It’s different for us. In our heads we can come up with the wittiest jokes and the most eloquent arguments, but in front of other people we sound like dyslexic four-year-olds reading a poem for the first time (sorry if that was an offensive analogy). I’m not even talking about expectation vs. reality in the philosophical, existential sense. I’m talking about simple mind-mouth coordination here, the ability to coherently translate into speech what we’re thinking. That’s why we live in our heads all the time. Because it’s the reality we want to be stuck with, even if it meant never being quite present in the reality we’re actually stuck with.

So we retreat into ourselves. We develop what we’re good at to avoid stepping out of our comfort zones. We find solace in the alternate universes we’ve built for paranoid minds. And we’re always in denial: “alone but not lonely,” “company is overrated,” “everyone is so fucking phony anyway,” “I’m happy this way.” Pretty much the, “people continue to disappoint them” point that Jodi Picoult was making. I’ll just speak for myself here: I’m a coward. Maybe the reason I’m an introvert and so many aren’t is that I just can’t handle humiliation. Maybe it’s that I’ve experienced that particular sensation way too many times when I was younger and couldn’t string together the simplest of sentences in the English language. Maybe I’m not happy being alone but it’s sure as hell a lot sweeter than stepping right into that feeling again.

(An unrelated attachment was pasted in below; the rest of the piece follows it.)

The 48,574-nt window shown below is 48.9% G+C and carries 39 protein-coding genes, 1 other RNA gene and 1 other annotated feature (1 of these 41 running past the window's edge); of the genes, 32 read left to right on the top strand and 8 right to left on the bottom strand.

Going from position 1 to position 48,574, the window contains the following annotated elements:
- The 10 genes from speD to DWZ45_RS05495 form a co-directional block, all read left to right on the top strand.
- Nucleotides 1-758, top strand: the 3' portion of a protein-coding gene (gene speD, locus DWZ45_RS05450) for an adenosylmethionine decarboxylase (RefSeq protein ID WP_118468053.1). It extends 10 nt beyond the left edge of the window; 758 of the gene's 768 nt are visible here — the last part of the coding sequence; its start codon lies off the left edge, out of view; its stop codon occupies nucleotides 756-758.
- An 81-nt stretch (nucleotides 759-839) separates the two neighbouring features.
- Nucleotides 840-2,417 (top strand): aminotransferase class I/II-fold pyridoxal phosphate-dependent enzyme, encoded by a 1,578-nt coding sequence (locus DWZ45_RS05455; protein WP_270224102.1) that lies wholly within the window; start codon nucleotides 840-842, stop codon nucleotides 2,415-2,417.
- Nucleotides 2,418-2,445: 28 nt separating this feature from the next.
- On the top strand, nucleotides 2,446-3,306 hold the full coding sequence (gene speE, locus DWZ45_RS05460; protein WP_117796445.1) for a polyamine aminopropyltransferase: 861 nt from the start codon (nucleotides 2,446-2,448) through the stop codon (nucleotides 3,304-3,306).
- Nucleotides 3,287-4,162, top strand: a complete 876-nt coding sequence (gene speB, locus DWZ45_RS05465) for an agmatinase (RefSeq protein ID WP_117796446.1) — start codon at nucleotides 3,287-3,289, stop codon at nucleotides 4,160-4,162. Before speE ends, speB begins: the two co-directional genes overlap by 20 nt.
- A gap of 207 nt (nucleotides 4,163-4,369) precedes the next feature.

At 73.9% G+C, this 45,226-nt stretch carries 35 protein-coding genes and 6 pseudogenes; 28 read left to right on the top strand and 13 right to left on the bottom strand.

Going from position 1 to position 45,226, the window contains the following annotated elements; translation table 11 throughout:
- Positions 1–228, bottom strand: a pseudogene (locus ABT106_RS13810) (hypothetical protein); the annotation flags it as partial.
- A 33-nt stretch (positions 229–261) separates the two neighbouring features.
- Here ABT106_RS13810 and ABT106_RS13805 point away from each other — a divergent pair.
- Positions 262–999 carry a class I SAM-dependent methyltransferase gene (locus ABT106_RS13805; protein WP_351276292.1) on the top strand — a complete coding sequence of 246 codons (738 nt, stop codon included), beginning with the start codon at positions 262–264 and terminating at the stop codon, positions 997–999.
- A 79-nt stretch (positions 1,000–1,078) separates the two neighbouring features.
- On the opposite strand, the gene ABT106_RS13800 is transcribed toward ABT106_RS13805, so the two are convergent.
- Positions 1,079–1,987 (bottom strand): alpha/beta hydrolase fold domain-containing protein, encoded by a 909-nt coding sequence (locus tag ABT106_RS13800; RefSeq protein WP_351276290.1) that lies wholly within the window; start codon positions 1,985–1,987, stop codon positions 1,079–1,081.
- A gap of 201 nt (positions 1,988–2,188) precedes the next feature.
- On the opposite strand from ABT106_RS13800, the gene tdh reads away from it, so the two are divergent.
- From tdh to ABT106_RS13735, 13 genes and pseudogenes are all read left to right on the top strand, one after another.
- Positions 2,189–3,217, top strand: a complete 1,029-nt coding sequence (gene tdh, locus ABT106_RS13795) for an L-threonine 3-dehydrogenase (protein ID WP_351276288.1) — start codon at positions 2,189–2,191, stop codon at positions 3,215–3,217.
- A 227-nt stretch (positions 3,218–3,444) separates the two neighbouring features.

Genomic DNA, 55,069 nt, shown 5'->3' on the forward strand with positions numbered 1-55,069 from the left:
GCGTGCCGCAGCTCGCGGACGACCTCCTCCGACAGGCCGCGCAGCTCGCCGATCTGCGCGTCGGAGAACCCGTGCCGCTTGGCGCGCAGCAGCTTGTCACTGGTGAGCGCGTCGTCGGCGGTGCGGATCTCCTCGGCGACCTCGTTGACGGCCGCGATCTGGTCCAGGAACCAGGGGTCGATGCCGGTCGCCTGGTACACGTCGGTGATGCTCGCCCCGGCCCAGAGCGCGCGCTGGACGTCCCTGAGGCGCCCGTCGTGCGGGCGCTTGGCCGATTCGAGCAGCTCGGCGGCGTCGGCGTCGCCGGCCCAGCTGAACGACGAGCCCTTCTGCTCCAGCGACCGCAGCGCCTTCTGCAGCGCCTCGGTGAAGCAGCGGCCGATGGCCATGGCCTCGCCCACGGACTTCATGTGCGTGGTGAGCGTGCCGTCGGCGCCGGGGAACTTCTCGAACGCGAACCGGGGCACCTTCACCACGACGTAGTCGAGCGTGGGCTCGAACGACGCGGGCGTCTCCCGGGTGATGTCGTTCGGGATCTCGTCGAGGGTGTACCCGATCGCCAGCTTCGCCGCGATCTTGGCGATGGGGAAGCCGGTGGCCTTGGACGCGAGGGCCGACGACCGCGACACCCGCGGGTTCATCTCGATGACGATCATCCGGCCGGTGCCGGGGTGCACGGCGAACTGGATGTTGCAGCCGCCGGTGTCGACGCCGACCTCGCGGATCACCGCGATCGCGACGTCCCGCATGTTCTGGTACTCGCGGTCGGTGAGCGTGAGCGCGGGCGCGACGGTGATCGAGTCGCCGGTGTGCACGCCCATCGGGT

We’re just tired of trying, even though we haven’t even tried all that hard. Hope always feels so small in comparison to failure. When you want to try just one more time, you can’t help but remember what happened the last time you tried – that frustration of failing to say what you’ve planned to say, the subsequent disappointment of knowing you’ve failed to make the most of yet another opportunity. And eventually you start wondering what the fuck is the damn point. That life of always having someone to drink with, shop with, walk with, talk to is just not meant for you. You will have people around, people you really care about, but most of the time you’ll be alone and you damn well better accept it.

That was a much longer post than what I usually put out, but this is a topic that’s very personal to me. I’m not depressed, and I am proud of the way my life has turned out. Being an introvert has many perks, like being just a bit more perceptive, introspective, and sardonic than others, but it’s really not a pop culture joke. Sometimes it’s refreshing and relieving, but it’s not fun being a social hermit. I just wanted to clear some misunderstandings about…us, I guess. If aloofness is how we project ourselves then it’s just a defense mechanism. We want to belong, trust me. It’s just that much harder when you’re trying to hide your nerves all the time.